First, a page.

Under the Taiwan Relations Act of 1979, the US provides Taiwan with "arms of a defensive character", and pledges "to maintain the capacity of the United States to resist any resort to force or other forms of coercion that would jeopardize the security, or the social or economic system, of the people on Taiwan."
Given that Taiwan is on China’s list of core, non-negotiable issues, there is obviously much room for minor misunderstandings escalating into a full fledged confrontation between the US and China.
America’s Asia Pivot, announced last year by secretary of state Hillary Clinton, had added to Chinese concerns. The State Department, while stressing that this 'pivot' was now a significant feature of American foreign policy, insists that it wants to work with, not against China. "We recognise that the Asia-Pacific region is big enough for both of us," it says.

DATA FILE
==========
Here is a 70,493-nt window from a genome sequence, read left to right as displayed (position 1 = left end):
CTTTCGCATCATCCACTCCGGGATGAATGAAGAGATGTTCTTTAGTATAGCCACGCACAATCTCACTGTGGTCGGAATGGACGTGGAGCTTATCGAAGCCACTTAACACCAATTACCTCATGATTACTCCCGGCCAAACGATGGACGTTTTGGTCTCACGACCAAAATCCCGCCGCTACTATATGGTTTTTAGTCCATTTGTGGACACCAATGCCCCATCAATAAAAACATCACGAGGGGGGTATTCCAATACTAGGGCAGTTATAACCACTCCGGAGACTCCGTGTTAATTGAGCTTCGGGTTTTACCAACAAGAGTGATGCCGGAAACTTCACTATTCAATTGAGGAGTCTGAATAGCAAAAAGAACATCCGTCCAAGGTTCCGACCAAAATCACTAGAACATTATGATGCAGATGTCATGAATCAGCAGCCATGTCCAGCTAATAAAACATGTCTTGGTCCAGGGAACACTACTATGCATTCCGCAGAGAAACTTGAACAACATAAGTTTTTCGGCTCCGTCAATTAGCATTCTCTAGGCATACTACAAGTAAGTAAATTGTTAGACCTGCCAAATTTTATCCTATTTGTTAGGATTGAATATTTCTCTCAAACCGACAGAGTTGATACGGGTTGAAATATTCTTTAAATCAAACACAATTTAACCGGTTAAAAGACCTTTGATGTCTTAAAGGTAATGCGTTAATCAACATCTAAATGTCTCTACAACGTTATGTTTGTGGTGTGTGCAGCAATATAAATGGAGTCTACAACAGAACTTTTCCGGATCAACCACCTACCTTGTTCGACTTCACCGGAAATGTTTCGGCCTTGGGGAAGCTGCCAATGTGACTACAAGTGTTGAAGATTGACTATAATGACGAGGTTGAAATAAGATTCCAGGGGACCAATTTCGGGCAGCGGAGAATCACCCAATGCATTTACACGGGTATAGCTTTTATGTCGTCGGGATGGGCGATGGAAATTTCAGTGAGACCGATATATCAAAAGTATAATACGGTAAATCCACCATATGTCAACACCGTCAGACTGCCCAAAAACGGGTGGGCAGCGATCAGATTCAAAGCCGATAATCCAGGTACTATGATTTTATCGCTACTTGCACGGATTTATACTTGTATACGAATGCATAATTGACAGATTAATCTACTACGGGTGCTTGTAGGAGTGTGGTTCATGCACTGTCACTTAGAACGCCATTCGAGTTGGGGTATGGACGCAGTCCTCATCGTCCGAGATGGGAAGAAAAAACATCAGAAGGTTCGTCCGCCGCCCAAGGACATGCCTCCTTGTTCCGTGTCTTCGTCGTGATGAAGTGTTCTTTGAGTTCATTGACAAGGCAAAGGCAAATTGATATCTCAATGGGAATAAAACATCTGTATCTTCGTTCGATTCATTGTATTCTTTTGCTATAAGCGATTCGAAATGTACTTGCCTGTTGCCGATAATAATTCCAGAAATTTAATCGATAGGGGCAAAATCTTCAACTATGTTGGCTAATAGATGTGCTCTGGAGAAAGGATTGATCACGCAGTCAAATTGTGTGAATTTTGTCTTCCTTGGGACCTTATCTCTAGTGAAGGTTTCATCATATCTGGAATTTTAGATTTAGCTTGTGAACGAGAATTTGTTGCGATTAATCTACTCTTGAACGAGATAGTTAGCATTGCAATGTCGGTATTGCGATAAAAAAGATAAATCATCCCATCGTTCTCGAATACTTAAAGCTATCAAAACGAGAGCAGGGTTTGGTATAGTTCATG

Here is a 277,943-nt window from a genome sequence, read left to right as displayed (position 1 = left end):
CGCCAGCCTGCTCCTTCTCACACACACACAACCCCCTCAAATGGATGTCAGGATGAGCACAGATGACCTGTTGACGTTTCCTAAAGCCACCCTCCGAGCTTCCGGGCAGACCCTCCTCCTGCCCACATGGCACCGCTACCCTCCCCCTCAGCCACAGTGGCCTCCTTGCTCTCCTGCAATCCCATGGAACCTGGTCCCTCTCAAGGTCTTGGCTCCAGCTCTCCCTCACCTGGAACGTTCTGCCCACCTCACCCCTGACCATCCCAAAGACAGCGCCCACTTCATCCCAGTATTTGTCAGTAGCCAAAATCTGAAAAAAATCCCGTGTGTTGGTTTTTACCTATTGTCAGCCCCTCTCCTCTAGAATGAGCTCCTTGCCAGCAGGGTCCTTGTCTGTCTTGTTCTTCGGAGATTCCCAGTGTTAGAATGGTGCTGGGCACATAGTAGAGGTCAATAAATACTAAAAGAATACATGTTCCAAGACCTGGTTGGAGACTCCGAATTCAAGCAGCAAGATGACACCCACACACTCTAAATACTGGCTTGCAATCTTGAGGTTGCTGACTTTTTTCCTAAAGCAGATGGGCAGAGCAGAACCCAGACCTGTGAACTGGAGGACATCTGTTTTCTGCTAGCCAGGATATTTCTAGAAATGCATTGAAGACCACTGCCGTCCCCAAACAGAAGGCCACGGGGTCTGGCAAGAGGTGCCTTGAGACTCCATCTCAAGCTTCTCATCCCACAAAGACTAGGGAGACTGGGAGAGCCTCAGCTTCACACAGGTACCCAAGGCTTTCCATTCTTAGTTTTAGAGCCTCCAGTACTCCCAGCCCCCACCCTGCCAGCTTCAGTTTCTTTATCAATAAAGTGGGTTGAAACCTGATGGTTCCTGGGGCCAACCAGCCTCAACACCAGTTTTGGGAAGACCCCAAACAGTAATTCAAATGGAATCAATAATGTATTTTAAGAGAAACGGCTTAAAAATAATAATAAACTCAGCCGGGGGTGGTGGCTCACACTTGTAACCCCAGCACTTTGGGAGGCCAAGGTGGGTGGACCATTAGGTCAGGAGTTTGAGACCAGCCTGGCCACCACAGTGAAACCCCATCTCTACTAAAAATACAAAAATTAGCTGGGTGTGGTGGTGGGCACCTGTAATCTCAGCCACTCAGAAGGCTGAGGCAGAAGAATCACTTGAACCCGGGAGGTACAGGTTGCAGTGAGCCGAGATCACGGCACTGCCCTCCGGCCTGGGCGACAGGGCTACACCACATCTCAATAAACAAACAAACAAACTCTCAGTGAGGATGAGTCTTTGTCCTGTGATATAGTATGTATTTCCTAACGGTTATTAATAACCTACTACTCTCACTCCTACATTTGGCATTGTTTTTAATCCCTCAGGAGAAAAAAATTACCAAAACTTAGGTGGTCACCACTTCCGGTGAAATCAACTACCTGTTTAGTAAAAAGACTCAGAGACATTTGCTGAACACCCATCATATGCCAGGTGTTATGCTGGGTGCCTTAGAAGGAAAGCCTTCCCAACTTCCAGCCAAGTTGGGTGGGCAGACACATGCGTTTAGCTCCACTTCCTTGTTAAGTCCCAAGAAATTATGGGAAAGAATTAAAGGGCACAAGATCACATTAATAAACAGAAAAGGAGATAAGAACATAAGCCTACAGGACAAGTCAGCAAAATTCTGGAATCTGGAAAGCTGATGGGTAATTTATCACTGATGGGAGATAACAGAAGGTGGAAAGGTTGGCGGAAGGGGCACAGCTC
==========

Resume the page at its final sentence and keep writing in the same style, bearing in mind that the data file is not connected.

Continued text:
In response, outgoing Chinese president Hu Jintao stressed on the need for a more powerful Chinese Navy.
Image: Thai soldiers carry international flags of the participating nations as they parade during the opening ceremony for the annual combined military exercises coined Cobra Gold 2012 at Wing 1's Office Club in Nakorn Ratchasima province on February 7, 2012.